Top 26 Slang For Overcoming – Meaning & Usage

When facing challenges, having the right words can make all the difference. In this listicle, we’ve gathered a collection of empowering slang terms that can inspire and motivate you to push through obstacles and conquer any hurdles that come your way. Let’s dive in together and discover the language of resilience and triumph!

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1. Overpower

To overpower means to defeat or crush someone or something with superior force or strength.

  • For example, “The heavyweight boxer easily overpowered his opponent in the ring.”
  • A team might overpower their opponents in a game, winning by a large margin.
  • In a video game, a powerful character might overpower weaker enemies with ease.

2. Prevail

To prevail means to come out on top or be victorious in a difficult situation.

  • For instance, “Despite facing numerous obstacles, she prevailed and achieved her goals.”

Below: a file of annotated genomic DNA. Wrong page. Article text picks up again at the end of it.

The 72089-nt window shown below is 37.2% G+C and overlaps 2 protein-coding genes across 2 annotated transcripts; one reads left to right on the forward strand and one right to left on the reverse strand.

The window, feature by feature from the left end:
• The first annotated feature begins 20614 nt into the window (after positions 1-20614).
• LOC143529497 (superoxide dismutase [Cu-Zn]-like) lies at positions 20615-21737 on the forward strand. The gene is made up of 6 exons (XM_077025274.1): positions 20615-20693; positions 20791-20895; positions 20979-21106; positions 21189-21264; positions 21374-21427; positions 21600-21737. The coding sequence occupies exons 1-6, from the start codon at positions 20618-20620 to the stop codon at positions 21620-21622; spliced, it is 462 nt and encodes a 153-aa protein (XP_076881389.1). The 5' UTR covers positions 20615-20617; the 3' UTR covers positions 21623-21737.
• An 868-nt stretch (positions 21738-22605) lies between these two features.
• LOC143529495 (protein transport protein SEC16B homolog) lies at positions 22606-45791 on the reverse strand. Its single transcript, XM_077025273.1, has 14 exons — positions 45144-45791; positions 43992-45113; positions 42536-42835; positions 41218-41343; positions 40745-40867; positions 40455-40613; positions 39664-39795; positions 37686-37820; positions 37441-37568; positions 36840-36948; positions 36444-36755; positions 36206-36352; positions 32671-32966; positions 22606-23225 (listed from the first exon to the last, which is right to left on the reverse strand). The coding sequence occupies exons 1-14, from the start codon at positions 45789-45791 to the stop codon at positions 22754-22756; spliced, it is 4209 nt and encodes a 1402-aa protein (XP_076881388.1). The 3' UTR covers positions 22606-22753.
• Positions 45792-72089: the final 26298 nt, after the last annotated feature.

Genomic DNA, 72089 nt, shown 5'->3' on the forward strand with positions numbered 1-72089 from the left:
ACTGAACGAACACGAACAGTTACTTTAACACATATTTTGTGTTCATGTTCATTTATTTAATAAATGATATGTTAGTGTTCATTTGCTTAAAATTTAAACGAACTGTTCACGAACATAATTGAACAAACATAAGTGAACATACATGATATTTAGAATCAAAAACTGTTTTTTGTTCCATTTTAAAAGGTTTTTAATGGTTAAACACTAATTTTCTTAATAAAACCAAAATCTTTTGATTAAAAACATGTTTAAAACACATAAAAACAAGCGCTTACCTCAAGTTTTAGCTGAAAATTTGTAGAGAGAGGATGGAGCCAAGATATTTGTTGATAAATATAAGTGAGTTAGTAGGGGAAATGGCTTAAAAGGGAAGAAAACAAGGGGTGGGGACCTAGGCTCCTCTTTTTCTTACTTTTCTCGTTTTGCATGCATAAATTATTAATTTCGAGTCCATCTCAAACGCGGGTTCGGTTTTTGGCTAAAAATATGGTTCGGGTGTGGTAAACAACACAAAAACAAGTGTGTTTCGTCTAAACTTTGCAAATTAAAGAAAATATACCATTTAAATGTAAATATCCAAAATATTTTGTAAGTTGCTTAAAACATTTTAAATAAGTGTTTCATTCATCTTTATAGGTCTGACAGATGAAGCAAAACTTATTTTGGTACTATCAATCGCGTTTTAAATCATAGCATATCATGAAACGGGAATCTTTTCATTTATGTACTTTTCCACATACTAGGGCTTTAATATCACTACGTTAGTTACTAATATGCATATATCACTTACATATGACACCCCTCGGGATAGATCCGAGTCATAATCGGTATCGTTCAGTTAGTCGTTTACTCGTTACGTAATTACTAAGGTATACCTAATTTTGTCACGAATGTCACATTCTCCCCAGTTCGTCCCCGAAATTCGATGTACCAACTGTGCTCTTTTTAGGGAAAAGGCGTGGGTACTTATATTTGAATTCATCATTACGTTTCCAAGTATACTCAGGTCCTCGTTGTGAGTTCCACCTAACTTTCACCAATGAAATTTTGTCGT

• A team might prevail in a close game, winning by a narrow margin.
  • In a legal battle, the truth might prevail, leading to a favorable outcome.

3. Triumph

To triumph means to experience great joy or satisfaction after a victory or success.

  • For example, “After years of hard work, she finally triumphed and achieved her dreams.”
  • A team might triumph over their rivals and celebrate their victory.
  • A student might triumph after receiving a perfect score on a difficult exam.

4. Master

To master means to become highly skilled or proficient in something.

  • For instance, “He spent years practicing and studying to master the art of playing the piano.”